|The first excerpt represents the past or something you must release, and is drawn from Salome by Oscar Wilde:
LE CAPPADOCIEN. Dans mon pays il n'y a pas de dieux e present, les
Romains les ont chasses. Il y en a qui disent qu'ils se sont
refugies dans les montagnes, mais je ne le crois pas. Moi, j'ai
passe trois nuits sur les montagnes les cherchant partout. Je ne
les ai pas trouves. Enfin, je les ai appeles par leurs noms et ils
n'ont pas paru. Je pense qu'ils sont morts.
PREMIER SOLDAT. Les Juifs adorent un Dieu qu'on ne peut pas voir.
LE CAPPADOCIEN. Je ne peux pas comprendre cela.
PREMIER SOLDAT. Enfin, ils ne croient qu'aux choses qu'on ne peut
LE CAPPADOCIEN. Cela me semble absolument ridicule.
|The second excerpt represents the present or the deciding factor of the moment, and is drawn from Walking by Henry David Thoreau:
disturbance into account.
"Than longen folk to gon on pilgrimages,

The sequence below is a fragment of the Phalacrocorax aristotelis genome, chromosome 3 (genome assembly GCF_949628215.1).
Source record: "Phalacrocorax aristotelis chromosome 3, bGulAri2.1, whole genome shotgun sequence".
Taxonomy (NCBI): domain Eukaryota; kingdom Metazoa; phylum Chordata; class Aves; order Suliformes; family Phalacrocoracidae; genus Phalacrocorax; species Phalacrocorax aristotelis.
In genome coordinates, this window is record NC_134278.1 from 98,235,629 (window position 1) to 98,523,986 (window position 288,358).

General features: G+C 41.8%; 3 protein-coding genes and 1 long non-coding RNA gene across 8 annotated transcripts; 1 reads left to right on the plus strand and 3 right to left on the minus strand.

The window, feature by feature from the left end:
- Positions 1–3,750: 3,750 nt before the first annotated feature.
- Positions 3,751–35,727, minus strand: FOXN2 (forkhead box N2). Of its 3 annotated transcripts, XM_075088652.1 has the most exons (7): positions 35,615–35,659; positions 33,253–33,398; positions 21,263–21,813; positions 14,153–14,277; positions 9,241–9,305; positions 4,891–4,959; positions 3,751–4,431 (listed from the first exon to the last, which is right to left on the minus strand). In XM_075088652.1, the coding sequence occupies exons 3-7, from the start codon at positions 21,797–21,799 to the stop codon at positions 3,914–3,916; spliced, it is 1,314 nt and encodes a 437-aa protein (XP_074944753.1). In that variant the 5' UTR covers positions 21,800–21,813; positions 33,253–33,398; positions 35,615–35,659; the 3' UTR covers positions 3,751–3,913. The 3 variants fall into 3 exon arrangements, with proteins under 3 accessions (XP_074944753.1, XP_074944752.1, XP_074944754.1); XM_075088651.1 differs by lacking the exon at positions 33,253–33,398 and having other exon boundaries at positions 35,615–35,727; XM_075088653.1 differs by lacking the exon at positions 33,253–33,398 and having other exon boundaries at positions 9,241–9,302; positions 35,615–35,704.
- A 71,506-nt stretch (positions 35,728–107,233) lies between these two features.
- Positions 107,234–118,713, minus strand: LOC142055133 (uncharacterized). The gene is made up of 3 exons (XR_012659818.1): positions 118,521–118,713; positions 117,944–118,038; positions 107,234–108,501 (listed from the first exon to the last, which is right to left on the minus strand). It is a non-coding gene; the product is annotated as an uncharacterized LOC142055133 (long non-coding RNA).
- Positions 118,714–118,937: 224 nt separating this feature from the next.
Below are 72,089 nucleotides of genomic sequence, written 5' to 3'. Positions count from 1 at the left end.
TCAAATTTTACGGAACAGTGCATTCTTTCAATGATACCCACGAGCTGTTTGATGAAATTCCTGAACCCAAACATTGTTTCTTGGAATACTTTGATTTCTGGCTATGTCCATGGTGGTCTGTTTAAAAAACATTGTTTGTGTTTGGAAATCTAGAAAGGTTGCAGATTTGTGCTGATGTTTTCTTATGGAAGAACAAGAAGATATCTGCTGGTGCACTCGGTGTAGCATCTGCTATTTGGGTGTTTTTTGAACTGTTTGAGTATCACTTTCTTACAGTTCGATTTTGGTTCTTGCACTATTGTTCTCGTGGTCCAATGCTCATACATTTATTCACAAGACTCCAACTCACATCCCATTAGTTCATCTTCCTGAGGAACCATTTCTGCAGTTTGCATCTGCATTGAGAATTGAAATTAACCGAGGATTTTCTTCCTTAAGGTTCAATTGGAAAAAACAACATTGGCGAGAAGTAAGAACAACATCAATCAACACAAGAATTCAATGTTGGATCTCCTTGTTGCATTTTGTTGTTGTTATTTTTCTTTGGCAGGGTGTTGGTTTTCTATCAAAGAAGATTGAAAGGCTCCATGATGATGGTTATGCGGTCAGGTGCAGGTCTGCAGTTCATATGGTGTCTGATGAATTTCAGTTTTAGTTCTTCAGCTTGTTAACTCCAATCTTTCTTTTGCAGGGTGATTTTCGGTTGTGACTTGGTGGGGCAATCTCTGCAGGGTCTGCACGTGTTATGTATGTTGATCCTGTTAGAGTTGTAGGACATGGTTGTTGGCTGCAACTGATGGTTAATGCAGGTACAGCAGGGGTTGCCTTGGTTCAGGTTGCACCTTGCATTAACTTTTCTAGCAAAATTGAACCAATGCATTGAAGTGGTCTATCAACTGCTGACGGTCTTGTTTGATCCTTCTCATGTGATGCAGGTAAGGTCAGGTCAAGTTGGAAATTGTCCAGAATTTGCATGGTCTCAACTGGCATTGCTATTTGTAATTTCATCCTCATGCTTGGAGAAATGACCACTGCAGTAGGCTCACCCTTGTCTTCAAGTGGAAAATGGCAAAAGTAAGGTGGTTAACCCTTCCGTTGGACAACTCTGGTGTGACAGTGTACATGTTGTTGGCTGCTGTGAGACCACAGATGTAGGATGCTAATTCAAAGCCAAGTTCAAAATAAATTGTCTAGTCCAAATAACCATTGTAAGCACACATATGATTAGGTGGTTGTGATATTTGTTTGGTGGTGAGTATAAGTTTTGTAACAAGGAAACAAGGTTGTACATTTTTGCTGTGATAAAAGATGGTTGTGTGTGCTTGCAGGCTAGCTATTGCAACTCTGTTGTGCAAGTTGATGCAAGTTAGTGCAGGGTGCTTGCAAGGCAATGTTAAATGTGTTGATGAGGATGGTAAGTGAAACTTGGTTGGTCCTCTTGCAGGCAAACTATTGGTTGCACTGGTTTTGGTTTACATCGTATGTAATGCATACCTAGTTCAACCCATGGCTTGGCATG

And palmeres for to seken strange strondes."
Every sunset which I witness inspires me with the desire to go to
a West as distant and as fair as that into which the sun goes
down. He appears to migrate westward daily, and tempt us to
follow him. He is the Great Western Pioneer whom the nations
follow. We dream all night of those mountain-ridges in the
horizon, though they may be of vapor only, which were last gilded
by his rays. The island of Atlantis, and the islands and gardens
of the Hesperides, a sort of terrestrial paradise, appear to have
|The third excerpt represents the future or something you must embrace, and is drawn from The Country of the Pointed Firs by Sarah Orne Jewett:
were soon exhausted by the steep hills and his discernment of a
long expedition ahead. We toiled slowly along. Mrs. Blackett and
I sat together, and Mrs. Todd sat alone in front with much majesty
and the large basket of provisions. Part of the way the road was
shaded by thick woods, but we also passed one farmhouse after
another on the high uplands, which we all three regarded with deep
interest, the house itself and the barns and garden-spots and
poultry all having to suffer an inspection of the shrewdest sort.
This was a highway quite new to me; in fact, most of my journeys
with Mrs. Todd had been made afoot and between the roads, in open
pasturelands. My friends stopped several times for brief dooryard